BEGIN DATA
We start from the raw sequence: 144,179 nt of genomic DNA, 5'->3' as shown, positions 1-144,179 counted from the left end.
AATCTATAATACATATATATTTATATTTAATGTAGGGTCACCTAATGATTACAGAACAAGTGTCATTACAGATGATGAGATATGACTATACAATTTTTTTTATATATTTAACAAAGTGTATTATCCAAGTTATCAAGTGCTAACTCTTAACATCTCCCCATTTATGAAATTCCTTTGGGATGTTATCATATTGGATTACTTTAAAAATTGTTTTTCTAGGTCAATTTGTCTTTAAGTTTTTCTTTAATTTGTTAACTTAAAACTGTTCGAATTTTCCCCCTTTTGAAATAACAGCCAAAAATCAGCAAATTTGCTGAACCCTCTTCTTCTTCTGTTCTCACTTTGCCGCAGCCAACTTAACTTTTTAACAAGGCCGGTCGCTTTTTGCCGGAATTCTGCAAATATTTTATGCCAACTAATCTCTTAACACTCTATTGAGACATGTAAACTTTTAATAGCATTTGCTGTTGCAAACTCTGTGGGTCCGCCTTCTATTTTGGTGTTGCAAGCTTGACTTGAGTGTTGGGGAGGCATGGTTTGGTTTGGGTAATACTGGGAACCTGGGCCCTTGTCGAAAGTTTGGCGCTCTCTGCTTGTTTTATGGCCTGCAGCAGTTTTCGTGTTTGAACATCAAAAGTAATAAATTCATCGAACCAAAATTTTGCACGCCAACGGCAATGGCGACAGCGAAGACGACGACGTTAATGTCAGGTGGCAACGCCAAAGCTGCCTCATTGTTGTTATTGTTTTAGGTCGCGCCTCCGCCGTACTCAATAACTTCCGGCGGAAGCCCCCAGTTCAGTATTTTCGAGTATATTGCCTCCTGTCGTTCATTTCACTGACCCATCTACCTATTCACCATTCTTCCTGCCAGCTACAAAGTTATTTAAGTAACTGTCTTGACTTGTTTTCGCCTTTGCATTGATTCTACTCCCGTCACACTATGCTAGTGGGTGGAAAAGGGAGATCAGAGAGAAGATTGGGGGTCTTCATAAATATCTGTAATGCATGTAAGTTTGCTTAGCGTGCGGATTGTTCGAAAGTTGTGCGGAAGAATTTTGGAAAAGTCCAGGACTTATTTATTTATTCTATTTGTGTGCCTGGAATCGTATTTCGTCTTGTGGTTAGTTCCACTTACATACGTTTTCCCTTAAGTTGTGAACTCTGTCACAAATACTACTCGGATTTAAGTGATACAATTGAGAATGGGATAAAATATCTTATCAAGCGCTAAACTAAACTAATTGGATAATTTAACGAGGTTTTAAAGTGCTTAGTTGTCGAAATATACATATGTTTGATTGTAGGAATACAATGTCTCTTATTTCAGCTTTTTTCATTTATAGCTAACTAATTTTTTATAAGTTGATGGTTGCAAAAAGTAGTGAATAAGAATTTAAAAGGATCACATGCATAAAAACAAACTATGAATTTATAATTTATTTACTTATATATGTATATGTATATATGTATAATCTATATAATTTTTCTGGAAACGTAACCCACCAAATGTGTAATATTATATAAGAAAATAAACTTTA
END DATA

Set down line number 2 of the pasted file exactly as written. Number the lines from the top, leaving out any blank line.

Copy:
AATCTATAATACATATATATTTATATTTAATGTAGGGTCACCTAATGATTACAGAACAAGTGTCATTACAGATGATGAGATATGACTATACAATTTTTTTTATATATTTAACAAAGTGTATTATCCAAGTTATCAAGTGCTAACTCTTAACATCTCCCCATTTATGAAATTCCTTTGGGATGTTATCATATTGGATTACTTTAAAAATTGTTTTTCTAGGTCAATTTGTCTTTAAGTTTTTCTTTAATTTGTTAACTTAAAACTGTTCGAATTTTCCCCCTTTTGAAATAACAGCCAAAAATCAGCAAATTTGCTGAACCCTCTTCTTCTTCTGTTCTCACTTTGCCGCAGCCAACTTAACTTTTTAACAAGGCCGGTCGCTTTTTGCCGGAATTCTGCAAATATTTTATGCCAACTAATCTCTTAACACTCTATTGAGACATGTAAACTTTTAATAGCATTTGCTGTTGCAAACTCTGTGGGTCCGCCTTCTATTTTGGTGTTGCAAGCTTGACTTGAGTGTTGGGGAGGCATGGTTTGGTTTGGGTAATACTGGGAACCTGGGCCCTTGTCGAAAGTTTGGCGCTCTCTGCTTGTTTTATGGCCTGCAGCAGTTTTCGTGTTTGAACATCAAAAGTAATAAATTCATCGAACCAAAATTTTGCACGCCAACGGCAATGGCGACAGCGAAGACGACGACGTTAATGTCAGGTGGCAACGCCAAAGCTGCCTCATTGTTGTTATTGTTTTAGGTCGCGCCTCCGCCGTACTCAATAACTTCCGGCGGAAGCCCCCAGTTCAGTATTTTCGAGTATATTGCCTCCTGTCGTTCATTTCACTGACCCATCTACCTATTCACCATTCTTCCTGCCAGCTACAAAGTTATTTAAGTAACTGTCTTGACTTGTTTTCGCCTTTGCATTGATTCTACTCCCGTCACACTATGCTAGTGGGTGGAAAAGGGAGATCAGAGAGAAGATTGGGGGTCTTCATAAATATCTGTAATGCATGTAAGTTTGCTTAGCGTGCGGATTGTTCGAAAGTTGTGCGGAAGAATTTTGGAAAAGTCCAGGACTTATTTATTTATTCTATTTGTGTGCCTGGAATCGTATTTCGTCTTGTGGTTAGTTCCACTTACATACGTTTTCCCTTAAGTTGTGAACTCTGTCACAAATACTACTCGGATTTAAGTGATACAATTGAGAATGGGATAAAATATCTTATCAAGCGCTAAACTAAACTAATTGGATAATTTAACGAGGTTTTAAAGTGCTTAGTTGTCGAAATATACATATGTTTGATTGTAGGAATACAATGTCTCTTATTTCAGCTTTTTTCATTTATAGCTAACTAATTTTTTATAAGTTGATGGTTGCAAAAAGTAGTGAATAAGAATTTAAAAGGATCACATGCATAAAAACAAACTATGAATTTATAATTTATTTACTTATATATGTATATGTATATATGTATAATCTATATAATTTTTCTGGAAACGTAACCCACCAAATGTGTAATATTATATAAGAAAATAAACTTTA